waiting until the foreign CPU receives any interrupt, though this may
be a much longer time!
Likewise idle wakeups are trivially implementable with an empty IPI handler. If a thread is added to an empty run queue (i.e. there may have been idle CPUs), we broadcast an IPI. A foreign CPU will then be able to see the new thread when exiting from the interrupt and will switch to it if available.
Without an IPI, however, a low power idle that requires an interrupt will not work to synchronously run new threads. The workaround in that case is more invasive: Zephyr will not enter the system idle handler and will instead spin in its idle loop, testing the scheduler state at high frequency (not spinning on it though, as that would involve severe lock contention) for new threads. The expectation is that power constrained SMP applications are always going to provide an IPI, and this code will only be used for testing purposes or on systems without power consumption requirements.
SMP Kernel Internals¶
In general, Zephyr kernel code is SMP-agnostic and, like application code, will work correctly regardless of the number of CPUs available. But in a few areas there are notable changes in structure or behavior.
Many elements of the core kernel data need to be implemented for each
CPU in SMP mode. For example, the
_current thread pointer obviously
needs to reflect what is running locally, there are many threads
running concurrently. Likewise a kernel-provided interrupt stack
needs to be created and assigned for each physical CPU, as does the
interrupt nesting count used to detect ISR state.
These fields are now moved into a separate struct
_kernel struct, which has a
cpus array indexed by ID.
Compatibility fields are provided for legacy uniprocessor code trying
to access the fields of
cpus using the older syntax and assembly
Note that an important requirement on the architecture layer is that
the pointer to this CPU struct be available rapidly when in kernel
context. The expectation is that
arch_curr_cpu() will be
implemented using a CPU-provided register or addressing mode that can
store this value across arbitrary context switches or interrupts and
make it available to any kernel-mode code.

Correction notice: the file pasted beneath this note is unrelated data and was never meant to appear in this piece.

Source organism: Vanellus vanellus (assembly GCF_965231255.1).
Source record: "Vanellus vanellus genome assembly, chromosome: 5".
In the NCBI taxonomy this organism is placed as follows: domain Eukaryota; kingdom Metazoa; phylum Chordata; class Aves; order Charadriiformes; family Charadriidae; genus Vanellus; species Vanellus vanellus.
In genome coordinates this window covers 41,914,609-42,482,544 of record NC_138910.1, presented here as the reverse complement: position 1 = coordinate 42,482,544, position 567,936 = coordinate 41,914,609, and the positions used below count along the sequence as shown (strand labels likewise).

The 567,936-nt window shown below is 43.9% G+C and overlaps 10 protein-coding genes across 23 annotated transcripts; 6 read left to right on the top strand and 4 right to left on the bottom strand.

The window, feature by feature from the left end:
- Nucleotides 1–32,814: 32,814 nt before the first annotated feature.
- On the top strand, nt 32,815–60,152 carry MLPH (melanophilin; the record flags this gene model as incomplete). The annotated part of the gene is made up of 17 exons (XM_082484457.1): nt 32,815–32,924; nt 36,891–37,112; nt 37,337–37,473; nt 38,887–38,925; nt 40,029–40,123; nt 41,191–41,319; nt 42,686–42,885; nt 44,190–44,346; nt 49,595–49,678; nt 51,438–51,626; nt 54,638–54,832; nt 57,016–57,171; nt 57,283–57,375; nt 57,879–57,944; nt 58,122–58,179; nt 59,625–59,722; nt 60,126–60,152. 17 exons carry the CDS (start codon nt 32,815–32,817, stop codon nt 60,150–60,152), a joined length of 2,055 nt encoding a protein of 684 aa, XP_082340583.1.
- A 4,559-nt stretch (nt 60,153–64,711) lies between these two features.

Similarly, where on a uniprocessor system Zephyr could simply create a global “idle thread” at the lowest priority, in SMP we may need one for each CPU. This makes the internal predicate test for “_is_idle()” in the scheduler, which is a hot path performance environment, more complicated than simply testing the thread pointer for equality with a known static variable. In SMP mode, idle threads are distinguished by a separate field in the thread struct.
Switch-based context switching¶
The traditional Zephyr context switch primitive has been
Unfortunately, this function takes no argument specifying a thread to
switch to. The expectation has always been that the scheduler has
already made its preemption decision when its state was last modified
and cached the resulting “next thread” pointer in a location where
architecture context switch primitives can find it via a simple struct
offset. That technique will not work in SMP, because the other CPU
may have modified scheduler state since the current CPU last exited
the scheduler (for example: it might already be running that cached
Instead, the SMP “switch to” decision needs to be made synchronously
with the swap call, and as we don’t want per-architecture assembly
code to be handling scheduler internal state, Zephyr requires a
somewhat lower-level context switch primitives for SMP systems:
arch_switch() is always called with interrupts masked, and takes
exactly two arguments. The first is an opaque (architecture defined)
handle to the context to which it should switch, and the second is a
pointer to such a handle into which it should store the handle
resulting from the thread that is being switched out.
The kernel then implements a portable
z_swap() implementation on top
of this primitive which includes the relevant scheduler logic in a
location where the architecture doesn’t need to understand it.
Similarly, on interrupt exit, switch-based architectures are expected
z_get_next_switch_handle() to retrieve the next thread to
run from the scheduler, passing in an “interrupted” handle reflecting
the same opaque type used by switch, which the kernel will then save
in the interrupted thread struct.
Note that while SMP requires
CONFIG_USE_SWITCH, the reverse is not
true. A uniprocessor architecture built with
CONFIG_SMP set to No might
still decide to implement its context switching using